60 toxic waste containers pile up at Batam port

JAKARTA • At least 60 shipping containers carrying hazardous and toxic waste have been piling up at Batu Ampar port in Batam for five months after it was discovered that some of the waste material originated from foreign countries.

All hazardous waste produced by industrial zones in Batam should be sent to a treatment plant in Cileungsi, Bogor, West Java, the only treatment facility for hazardous waste in Indonesia.

But the recent discovery of the illegal containers that were shipped together with locally produced waste had prompted the Batam Customs and Excise Office to suspend all waste shipments from Batam.

Head of Batam Environment and Forestry Agency, Mr Herman Rozie, said the authorities had found three containers of hazardous waste at the Jakarta port that were shipped from Batam and suspected to have originated from outside Indonesia.

"After the discovery, we were worried that more waste from abroad would transit illegally through Batam and then be sent to Cileungsi to be eliminated. That's why we were asked to fix our waste management system," Mr Herman said.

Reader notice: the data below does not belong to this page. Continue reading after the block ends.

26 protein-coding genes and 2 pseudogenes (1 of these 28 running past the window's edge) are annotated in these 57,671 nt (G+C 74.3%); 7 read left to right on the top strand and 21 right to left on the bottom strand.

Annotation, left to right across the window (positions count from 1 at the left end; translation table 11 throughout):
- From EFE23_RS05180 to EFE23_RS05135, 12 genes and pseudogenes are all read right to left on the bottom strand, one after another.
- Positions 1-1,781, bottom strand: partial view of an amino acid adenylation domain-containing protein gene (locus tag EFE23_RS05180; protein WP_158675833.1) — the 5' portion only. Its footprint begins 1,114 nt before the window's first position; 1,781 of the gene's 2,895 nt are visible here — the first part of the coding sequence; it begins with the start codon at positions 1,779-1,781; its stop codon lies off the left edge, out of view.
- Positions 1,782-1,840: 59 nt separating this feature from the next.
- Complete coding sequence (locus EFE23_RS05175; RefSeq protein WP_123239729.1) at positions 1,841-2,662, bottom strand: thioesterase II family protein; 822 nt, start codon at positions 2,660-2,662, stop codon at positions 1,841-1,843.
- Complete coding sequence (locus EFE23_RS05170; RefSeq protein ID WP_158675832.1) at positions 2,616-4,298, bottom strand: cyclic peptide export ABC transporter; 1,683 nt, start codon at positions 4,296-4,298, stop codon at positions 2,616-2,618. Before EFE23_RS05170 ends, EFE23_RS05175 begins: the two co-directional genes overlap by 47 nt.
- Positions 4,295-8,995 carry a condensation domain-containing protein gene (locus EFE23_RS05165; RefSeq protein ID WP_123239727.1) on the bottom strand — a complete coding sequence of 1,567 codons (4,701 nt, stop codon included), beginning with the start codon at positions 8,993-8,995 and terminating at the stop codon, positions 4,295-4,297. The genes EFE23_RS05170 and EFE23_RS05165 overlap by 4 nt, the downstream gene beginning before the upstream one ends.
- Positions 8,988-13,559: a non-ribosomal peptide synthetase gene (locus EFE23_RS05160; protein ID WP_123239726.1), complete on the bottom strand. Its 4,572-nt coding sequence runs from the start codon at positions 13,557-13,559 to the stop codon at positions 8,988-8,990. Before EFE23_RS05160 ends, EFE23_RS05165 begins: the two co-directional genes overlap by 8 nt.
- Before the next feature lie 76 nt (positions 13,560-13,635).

According to the agency, every three months, about 18,000 tons of hazardous waste, known as B3 waste in Indonesia, were produced by more than 300 companies in Batam, which is one of the country's largest industrial clusters.

Illegal waste has been shipped through Batam seaports many times previously because of busy shipping traffic on the island, which is linked to Singapore.

In 2009, about 3,800 tons of copper sludge were found in Batam that a local importer had reported as something else in the manifest.

According to the agency, every three months, about 18,000 tons of hazardous waste, known as B3 waste in Indonesia, were produced by more than 300 companies in Batam, which is one of the country's largest industrial clusters.

The waste containers were unloaded from a Panama-flagged ship, but their origins were never discovered, though it was suspected that they came from Busan, South Korea.

Indonesian law forbids the import of any kinds of hazardous and toxic waste. The government introduced electronic manifests for B3 shipments in 2017 to prevent the illegal imports, but the system has never been properly implemented.

THE JAKARTA POST/ASIA NEWS NETWORK

A version of this article appeared in the print edition of The Straits Times on May 21, 2019, with the headline '60 toxic waste containers pile up at Batam port'. Print Edition | Subscribe